Get Immediate Care For A Broken Tooth Emergency In Newbury Park Dentist

broken tooth emergency

Broken Tooth Emergency

A broken tooth emergency can be a scary and painful experience. It can happen unexpectedly, while eating or playing sports, and can leave you feeling anxious and unsure of what to do. In this blog post, we will discuss everything you need to know about a broken tooth emergency. From the causes and symptoms, to the immediate steps to take and the importance of seeking urgent dental care. We are here to provide you with the necessary information to help you handle a broken tooth emergency with confidence.


Coronary tooth fracture, a prevalent form of dental trauma, is the most frequent traumatic injury in permanent dentition. It is now recognized as a public health concern due to the need for both preventive measures and restorative treatment. The prevalence of these injuries ranges from 26% to 76% of dental traumas and can occur during childhood, adolescence, and even adulthood. This condition necessitates urgent attention as a broken tooth emergency, requiring prompt restorative treatment.


A broken tooth emergency is a common dental trauma that occurs when a tooth fractures. The most common type of tooth fracture is a coronary tooth fracture, which usually happens in the upper incisors. The prevalence of coronary tooth fractures is 96% compared to other teeth, with the central incisor being affected in about 80% of cases and the lateral incisor. Men are more affected than women, with a ratio of 3.6:1.0, and the most susceptible age is between 7 and 20 years.



Assessing the force, speed, and conditions surrounding a tooth injury is vital when it breaks. Severity, pain, and bleeding dictate if it’s a dental emergency. While not all broken teeth need immediate attention, broken molars usually do. Seeking professional dental care to assess severity and plan treatment is recommended for broken teeth.

Risk factors

Things that make it more likely for your tooth to break:

  • Eating hard things like ice.
  • Grinding or clenching your teeth.
  • Getting hit in the mouth during accidents or sports.
  • Holes in your teeth that you haven’t fixed.
  • Teeth that are weak because you’re getting older or not taking care of them.
  • Using your teeth to open things.
  • Fillings or crowns that can break.

Remember, if your tooth breaks, get help right away!


For a broken tooth emergency, prompt and accurate diagnosis is crucial, assessing injury severity and its impact on pulp, periodontal, and bone tissues. Although challenging due to emotional and physical factors, especially with children, a thorough examination is essential. To overcome challenges, breaking down the examination into three stages.


Getting a thorough, calm, and straightforward medical history is vital. It helps us understand when the injury happened and how much time has passed since the impact.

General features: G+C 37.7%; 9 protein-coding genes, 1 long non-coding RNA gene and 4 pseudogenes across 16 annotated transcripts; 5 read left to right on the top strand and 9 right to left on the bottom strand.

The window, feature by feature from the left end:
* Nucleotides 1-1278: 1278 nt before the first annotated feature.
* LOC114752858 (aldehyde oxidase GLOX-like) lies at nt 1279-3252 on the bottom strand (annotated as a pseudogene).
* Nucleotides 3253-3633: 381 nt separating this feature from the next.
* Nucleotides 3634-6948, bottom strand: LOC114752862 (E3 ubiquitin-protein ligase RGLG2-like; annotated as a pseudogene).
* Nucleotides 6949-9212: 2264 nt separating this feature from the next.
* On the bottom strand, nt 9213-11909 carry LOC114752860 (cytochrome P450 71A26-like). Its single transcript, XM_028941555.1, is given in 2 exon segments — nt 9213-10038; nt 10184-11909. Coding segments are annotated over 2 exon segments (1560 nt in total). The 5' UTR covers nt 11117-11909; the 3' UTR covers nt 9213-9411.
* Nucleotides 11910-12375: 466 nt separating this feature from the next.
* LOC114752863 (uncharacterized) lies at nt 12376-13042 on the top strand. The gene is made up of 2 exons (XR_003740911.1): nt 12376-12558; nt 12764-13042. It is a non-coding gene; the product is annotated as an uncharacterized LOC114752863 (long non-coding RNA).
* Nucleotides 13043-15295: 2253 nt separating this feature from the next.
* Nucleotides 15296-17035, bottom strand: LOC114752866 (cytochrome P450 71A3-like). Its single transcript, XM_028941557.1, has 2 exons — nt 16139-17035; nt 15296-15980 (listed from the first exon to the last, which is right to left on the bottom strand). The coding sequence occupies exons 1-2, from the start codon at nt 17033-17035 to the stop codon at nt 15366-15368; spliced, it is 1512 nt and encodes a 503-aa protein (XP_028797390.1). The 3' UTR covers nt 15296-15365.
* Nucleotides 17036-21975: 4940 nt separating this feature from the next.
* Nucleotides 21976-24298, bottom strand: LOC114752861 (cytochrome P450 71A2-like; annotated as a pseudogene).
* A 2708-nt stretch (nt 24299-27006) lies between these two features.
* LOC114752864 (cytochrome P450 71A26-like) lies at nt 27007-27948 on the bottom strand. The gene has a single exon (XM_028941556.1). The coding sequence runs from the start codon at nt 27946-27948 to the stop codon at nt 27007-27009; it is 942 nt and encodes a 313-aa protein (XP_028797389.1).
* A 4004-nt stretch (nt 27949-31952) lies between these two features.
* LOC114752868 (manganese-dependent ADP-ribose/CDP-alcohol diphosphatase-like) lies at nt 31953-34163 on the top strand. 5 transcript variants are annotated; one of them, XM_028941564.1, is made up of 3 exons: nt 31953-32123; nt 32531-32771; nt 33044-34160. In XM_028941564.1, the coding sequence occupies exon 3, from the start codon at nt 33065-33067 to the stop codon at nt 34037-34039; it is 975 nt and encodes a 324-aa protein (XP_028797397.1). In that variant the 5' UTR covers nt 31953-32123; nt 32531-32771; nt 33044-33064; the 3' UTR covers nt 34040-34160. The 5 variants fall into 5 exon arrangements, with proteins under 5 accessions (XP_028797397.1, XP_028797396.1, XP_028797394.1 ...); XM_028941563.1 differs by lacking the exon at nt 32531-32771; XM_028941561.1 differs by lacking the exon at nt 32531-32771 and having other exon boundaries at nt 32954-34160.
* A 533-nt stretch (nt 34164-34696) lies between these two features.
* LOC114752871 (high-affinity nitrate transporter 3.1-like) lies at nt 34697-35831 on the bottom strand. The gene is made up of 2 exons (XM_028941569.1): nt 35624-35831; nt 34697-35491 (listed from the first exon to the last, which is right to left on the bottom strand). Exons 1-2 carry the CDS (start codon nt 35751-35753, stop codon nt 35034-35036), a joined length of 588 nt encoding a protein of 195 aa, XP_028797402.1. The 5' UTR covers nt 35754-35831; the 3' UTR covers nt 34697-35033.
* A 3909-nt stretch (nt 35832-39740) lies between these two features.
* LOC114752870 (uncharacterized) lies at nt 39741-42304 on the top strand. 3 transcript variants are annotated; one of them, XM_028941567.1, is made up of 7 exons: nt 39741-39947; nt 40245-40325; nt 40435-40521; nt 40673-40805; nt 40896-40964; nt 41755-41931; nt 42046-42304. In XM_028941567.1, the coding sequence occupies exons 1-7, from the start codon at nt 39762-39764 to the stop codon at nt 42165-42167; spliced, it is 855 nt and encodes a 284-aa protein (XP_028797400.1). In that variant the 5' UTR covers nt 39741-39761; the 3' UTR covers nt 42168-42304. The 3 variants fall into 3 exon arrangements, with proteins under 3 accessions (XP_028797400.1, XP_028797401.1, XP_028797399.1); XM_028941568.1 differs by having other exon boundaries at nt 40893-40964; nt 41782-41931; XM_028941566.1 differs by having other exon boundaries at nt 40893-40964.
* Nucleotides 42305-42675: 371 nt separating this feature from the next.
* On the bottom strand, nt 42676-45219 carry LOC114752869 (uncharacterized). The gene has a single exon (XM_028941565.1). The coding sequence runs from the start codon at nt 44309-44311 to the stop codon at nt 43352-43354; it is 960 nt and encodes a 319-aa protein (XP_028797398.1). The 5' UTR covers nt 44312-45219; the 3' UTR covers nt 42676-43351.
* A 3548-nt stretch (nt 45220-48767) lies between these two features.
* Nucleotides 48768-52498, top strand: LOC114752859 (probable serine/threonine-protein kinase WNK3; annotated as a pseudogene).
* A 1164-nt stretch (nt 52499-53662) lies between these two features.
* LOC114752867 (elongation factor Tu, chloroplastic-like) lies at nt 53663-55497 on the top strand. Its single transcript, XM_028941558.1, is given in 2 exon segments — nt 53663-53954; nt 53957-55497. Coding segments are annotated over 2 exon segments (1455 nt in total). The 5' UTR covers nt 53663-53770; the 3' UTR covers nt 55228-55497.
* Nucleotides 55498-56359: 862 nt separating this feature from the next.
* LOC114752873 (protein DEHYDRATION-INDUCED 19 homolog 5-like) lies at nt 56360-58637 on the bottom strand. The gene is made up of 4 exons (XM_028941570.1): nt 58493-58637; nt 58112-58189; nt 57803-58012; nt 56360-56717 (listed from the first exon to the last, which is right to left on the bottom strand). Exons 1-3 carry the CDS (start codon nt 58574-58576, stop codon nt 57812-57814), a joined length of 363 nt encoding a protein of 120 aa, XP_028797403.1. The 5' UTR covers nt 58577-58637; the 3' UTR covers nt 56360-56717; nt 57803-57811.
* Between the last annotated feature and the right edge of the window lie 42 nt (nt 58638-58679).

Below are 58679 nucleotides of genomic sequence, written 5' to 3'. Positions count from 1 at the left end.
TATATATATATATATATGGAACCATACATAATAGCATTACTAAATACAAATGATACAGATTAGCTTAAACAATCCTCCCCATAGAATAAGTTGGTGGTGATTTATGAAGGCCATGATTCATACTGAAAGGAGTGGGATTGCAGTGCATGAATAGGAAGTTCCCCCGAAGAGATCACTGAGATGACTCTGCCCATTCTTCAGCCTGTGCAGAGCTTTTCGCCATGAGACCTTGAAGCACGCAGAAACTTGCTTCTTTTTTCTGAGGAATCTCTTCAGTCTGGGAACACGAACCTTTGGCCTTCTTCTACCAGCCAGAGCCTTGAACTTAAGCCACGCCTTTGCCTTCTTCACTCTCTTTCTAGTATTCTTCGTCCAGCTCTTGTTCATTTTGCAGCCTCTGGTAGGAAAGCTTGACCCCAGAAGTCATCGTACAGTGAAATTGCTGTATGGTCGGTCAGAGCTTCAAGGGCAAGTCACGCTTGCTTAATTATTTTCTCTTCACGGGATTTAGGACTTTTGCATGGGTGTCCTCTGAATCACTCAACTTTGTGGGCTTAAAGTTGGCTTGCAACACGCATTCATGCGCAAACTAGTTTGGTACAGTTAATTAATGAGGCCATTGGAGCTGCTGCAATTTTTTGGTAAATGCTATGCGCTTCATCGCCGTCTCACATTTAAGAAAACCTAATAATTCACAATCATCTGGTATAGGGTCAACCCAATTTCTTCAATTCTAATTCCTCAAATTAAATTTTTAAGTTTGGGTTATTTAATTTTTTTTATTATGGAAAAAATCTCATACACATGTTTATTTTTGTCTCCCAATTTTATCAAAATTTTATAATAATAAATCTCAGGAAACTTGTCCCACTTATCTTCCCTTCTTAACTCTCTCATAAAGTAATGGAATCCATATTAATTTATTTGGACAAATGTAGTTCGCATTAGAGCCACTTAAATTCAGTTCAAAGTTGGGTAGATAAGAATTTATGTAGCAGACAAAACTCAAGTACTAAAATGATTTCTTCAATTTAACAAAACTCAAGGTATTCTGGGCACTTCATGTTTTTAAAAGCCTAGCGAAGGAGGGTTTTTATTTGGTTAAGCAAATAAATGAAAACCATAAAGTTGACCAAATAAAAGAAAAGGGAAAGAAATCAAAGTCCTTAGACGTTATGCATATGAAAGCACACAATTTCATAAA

Clinical examination

During a broken tooth emergency, it’s essential to observe signs around the affected oral structure. Here are the evaluations:

  • Soft tissues: Look for any injuries on the gums, cheeks, lips, and tongue.
  • Hard tissues: Check for fractures in dental tissue, alveolar tissue, and bone tissue.

Here’s how to assess:

  • Examine the dental fragment.
  • Assess the extent of the fracture.
  • Check for mobility.
  • Conduct a thermal sensitivity test, among other evaluations.

Radigraphic exam

The X-ray choice for dental trauma depends on physical exam findings. Specific teeth are selected for X-rays based on this data. The International Society of Dental Trauma advises occlusal and three periapical X-rays (front, middle, back) to assess trauma comprehensively.


In addressing broken tooth emergencies involving crown fractures in permanent teeth, it’s crucial to consider the pulp’s response to trauma and the available options for restoring both the aesthetics and functionality of the affected tooth.  

For uncomplicated fractures:

Enamel-level fractures: Treatment involves restoration and dental monitoring.
Enamel and dentin-level fractures: Treatment may include indirect or direct pulp capping, along with restoration and dental monitoring.

For complicated fractures:

Involving the pulp: Endodontic treatment is necessary, followed by resin restoration or rehabilitation such as crowns or inlays.
Extending to the dental and bone levels: Treatment is typically carried out in a hospital setting due to the severity of the case.

Conclusion Broken Tooth Emergency

For frequent permanent dental trauma like coronary fractures, immediate attention is crucial during a broken tooth emergency. Thorough diagnosis, including medical history, clinical examination, and radiological assessment, is essential. Addressing aesthetic, functional, and psychological aspects is vital for personalized treatment. Prognosis depends on fracture extent, tissue damage, root development, and treatment type.
At Newbury Park Dentist, we prioritize dental emergencies, providing expert care. Trust us for prompt treatment, ensuring your oral health and peace of mind. Schedule your appointment today.

Contact us

If you have any questions about this or other topics, you can contact us at Channel Island Family Dental as well as our Facebook page. We look forward to your visit and will make a timely diagnosis. Our dentists in Oxnard, Santa Paula, Ventura, Newbury Park, and Port Hueneme will be able to guide you towards the best treatment to take care of your health and return your best smile.

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